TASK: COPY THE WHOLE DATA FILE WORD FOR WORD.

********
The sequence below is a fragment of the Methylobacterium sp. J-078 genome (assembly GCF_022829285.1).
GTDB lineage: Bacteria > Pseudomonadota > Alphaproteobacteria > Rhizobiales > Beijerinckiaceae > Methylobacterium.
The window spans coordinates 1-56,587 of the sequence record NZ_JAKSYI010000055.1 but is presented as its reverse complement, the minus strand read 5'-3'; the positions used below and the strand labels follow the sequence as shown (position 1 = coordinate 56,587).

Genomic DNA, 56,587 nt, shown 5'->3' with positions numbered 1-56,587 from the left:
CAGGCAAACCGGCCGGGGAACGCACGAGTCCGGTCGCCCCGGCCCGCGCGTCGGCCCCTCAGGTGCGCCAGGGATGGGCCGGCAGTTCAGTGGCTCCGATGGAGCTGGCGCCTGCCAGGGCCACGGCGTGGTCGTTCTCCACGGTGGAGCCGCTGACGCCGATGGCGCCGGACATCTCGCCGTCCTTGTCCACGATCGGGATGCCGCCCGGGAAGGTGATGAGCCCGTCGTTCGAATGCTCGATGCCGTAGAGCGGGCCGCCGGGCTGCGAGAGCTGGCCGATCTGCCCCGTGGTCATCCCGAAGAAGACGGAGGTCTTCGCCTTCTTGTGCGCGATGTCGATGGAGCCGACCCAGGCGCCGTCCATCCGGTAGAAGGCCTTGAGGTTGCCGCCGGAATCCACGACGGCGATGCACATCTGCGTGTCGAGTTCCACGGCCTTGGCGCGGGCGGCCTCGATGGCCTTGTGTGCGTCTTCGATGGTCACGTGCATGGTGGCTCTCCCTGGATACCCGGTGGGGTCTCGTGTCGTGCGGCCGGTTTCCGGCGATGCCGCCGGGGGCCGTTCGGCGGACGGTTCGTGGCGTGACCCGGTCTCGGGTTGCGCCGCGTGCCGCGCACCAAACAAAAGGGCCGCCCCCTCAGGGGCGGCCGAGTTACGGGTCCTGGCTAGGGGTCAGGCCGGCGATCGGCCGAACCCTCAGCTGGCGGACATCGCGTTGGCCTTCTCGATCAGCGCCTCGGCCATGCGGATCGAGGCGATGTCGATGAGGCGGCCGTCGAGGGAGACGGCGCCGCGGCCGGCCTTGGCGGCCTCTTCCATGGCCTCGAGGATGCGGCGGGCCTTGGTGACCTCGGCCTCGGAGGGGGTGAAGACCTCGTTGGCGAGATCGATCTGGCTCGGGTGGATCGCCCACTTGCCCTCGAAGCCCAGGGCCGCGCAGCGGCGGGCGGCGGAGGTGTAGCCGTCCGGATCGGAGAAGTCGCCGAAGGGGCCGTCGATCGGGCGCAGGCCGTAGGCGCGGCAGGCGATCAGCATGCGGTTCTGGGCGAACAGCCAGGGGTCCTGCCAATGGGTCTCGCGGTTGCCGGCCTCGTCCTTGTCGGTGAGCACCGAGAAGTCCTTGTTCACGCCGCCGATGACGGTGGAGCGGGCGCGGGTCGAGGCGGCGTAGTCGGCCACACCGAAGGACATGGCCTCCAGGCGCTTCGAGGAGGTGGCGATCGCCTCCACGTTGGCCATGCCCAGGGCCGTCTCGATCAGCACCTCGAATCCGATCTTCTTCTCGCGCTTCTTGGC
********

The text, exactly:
The sequence below is a fragment of the Methylobacterium sp. J-078 genome (assembly GCF_022829285.1).
GTDB lineage: Bacteria > Pseudomonadota > Alphaproteobacteria > Rhizobiales > Beijerinckiaceae > Methylobacterium.
The window spans coordinates 1-56,587 of the sequence record NZ_JAKSYI010000055.1 but is presented as its reverse complement, the minus strand read 5'-3'; the positions used below and the strand labels follow the sequence as shown (position 1 = coordinate 56,587).

Genomic DNA, 56,587 nt, shown 5'->3' with positions numbered 1-56,587 from the left:
CAGGCAAACCGGCCGGGGAACGCACGAGTCCGGTCGCCCCGGCCCGCGCGTCGGCCCCTCAGGTGCGCCAGGGATGGGCCGGCAGTTCAGTGGCTCCGATGGAGCTGGCGCCTGCCAGGGCCACGGCGTGGTCGTTCTCCACGGTGGAGCCGCTGACGCCGATGGCGCCGGACATCTCGCCGTCCTTGTCCACGATCGGGATGCCGCCCGGGAAGGTGATGAGCCCGTCGTTCGAATGCTCGATGCCGTAGAGCGGGCCGCCGGGCTGCGAGAGCTGGCCGATCTGCCCCGTGGTCATCCCGAAGAAGACGGAGGTCTTCGCCTTCTTGTGCGCGATGTCGATGGAGCCGACCCAGGCGCCGTCCATCCGGTAGAAGGCCTTGAGGTTGCCGCCGGAATCCACGACGGCGATGCACATCTGCGTGTCGAGTTCCACGGCCTTGGCGCGGGCGGCCTCGATGGCCTTGTGTGCGTCTTCGATGGTCACGTGCATGGTGGCTCTCCCTGGATACCCGGTGGGGTCTCGTGTCGTGCGGCCGGTTTCCGGCGATGCCGCCGGGGGCCGTTCGGCGGACGGTTCGTGGCGTGACCCGGTCTCGGGTTGCGCCGCGTGCCGCGCACCAAACAAAAGGGCCGCCCCCTCAGGGGCGGCCGAGTTACGGGTCCTGGCTAGGGGTCAGGCCGGCGATCGGCCGAACCCTCAGCTGGCGGACATCGCGTTGGCCTTCTCGATCAGCGCCTCGGCCATGCGGATCGAGGCGATGTCGATGAGGCGGCCGTCGAGGGAGACGGCGCCGCGGCCGGCCTTGGCGGCCTCTTCCATGGCCTCGAGGATGCGGCGGGCCTTGGTGACCTCGGCCTCGGAGGGGGTGAAGACCTCGTTGGCGAGATCGATCTGGCTCGGGTGGATCGCCCACTTGCCCTCGAAGCCCAGGGCCGCGCAGCGGCGGGCGGCGGAGGTGTAGCCGTCCGGATCGGAGAAGTCGCCGAAGGGGCCGTCGATCGGGCGCAGGCCGTAGGCGCGGCAGGCGATCAGCATGCGGTTCTGGGCGAACAGCCAGGGGTCCTGCCAATGGGTCTCGCGGTTGCCGGCCTCGTCCTTGTCGGTGAGCACCGAGAAGTCCTTGTTCACGCCGCCGATGACGGTGGAGCGGGCGCGGGTCGAGGCGGCGTAGTCGGCCACACCGAAGGACATGGCCTCCAGGCGCTTCGAGGAGGTGGCGATCGCCTCCACGTTGGCCATGCCCAGGGCCGTCTCGATCAGCACCTCGAATCCGATCTTCTTCTCGCGCTTCTTGGC